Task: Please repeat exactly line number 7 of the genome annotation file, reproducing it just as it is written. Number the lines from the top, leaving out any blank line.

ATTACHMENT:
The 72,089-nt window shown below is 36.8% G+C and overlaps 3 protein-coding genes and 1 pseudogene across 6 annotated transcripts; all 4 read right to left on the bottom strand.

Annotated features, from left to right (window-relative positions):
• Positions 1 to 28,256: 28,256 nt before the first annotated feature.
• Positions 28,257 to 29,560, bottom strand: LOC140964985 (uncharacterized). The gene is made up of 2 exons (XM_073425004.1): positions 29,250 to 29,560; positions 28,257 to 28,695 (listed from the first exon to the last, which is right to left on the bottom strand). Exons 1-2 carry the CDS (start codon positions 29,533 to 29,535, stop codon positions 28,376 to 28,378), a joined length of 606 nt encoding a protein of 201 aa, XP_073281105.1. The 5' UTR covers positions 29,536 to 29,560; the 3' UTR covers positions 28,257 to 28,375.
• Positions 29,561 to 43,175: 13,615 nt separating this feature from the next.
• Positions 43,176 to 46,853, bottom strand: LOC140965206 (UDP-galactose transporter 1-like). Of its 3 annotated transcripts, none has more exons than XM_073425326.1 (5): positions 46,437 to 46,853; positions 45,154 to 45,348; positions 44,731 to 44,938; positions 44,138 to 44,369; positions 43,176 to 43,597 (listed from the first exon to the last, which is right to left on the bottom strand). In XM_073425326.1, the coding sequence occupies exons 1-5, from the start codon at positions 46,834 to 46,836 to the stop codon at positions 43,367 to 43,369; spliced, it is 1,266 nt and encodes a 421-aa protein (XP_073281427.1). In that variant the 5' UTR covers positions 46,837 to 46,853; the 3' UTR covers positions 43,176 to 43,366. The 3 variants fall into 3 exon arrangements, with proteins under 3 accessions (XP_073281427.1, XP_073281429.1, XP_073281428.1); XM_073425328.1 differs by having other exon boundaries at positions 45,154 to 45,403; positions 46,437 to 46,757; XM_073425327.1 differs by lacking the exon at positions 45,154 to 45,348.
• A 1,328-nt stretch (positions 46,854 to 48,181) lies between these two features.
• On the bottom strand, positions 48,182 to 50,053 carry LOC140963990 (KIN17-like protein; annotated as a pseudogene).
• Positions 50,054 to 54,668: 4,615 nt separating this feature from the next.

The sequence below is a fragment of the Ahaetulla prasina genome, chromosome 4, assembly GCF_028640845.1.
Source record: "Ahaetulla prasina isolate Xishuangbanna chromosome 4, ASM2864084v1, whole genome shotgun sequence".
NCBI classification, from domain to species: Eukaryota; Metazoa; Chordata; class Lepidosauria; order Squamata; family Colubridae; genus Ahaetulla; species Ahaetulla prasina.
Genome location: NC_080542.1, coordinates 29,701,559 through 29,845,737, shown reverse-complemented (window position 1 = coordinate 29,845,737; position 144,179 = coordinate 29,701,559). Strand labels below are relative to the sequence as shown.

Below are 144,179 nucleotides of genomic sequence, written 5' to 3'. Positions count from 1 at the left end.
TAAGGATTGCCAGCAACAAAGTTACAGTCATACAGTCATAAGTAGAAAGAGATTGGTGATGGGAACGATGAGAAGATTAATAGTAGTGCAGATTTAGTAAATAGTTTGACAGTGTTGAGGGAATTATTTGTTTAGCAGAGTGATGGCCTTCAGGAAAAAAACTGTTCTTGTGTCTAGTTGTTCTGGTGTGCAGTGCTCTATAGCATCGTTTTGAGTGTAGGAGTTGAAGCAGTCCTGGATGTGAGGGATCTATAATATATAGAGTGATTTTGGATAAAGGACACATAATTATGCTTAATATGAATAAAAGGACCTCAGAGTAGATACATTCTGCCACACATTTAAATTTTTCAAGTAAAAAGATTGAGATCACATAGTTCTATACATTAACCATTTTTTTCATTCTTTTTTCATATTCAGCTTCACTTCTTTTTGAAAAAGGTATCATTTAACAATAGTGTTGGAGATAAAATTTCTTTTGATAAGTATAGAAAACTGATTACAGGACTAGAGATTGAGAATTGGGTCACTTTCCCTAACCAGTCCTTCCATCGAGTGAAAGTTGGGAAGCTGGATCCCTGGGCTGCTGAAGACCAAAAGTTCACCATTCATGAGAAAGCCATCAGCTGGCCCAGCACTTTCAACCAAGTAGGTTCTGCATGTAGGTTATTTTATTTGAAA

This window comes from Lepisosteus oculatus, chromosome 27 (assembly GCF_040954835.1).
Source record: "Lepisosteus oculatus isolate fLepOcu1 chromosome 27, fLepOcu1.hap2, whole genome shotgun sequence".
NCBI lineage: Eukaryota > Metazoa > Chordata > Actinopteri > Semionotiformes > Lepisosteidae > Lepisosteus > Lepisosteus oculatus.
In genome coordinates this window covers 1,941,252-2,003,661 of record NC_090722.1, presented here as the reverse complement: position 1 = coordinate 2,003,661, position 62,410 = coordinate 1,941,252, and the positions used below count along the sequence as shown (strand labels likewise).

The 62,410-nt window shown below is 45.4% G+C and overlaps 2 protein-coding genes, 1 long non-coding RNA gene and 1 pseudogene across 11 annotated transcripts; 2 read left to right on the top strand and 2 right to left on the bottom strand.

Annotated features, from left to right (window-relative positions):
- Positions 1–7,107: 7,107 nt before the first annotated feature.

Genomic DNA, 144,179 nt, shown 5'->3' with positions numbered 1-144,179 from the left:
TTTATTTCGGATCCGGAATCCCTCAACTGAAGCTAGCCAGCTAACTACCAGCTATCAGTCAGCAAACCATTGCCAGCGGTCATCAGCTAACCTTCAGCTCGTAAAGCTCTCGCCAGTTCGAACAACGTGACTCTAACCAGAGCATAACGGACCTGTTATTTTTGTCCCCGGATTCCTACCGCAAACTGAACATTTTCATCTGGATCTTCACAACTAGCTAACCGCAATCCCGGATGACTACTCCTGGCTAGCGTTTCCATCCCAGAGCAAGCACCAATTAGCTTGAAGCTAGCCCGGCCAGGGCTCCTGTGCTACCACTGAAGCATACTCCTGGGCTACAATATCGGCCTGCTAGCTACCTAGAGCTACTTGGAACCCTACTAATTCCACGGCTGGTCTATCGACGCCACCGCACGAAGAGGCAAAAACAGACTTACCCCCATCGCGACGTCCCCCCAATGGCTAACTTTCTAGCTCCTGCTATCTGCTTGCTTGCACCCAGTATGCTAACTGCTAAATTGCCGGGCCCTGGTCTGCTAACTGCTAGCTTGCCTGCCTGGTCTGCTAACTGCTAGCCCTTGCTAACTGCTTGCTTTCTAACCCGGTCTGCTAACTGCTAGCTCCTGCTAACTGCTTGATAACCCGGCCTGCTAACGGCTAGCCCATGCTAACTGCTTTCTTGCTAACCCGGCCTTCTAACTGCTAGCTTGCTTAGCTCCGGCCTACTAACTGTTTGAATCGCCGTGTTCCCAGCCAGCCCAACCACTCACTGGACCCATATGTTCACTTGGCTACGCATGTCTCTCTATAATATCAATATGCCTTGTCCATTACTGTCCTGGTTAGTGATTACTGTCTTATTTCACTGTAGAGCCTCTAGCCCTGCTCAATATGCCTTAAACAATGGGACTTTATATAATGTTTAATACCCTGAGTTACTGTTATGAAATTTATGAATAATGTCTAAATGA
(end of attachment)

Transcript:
• A 1,328-nt stretch (positions 46,854 to 48,181) lies between these two features.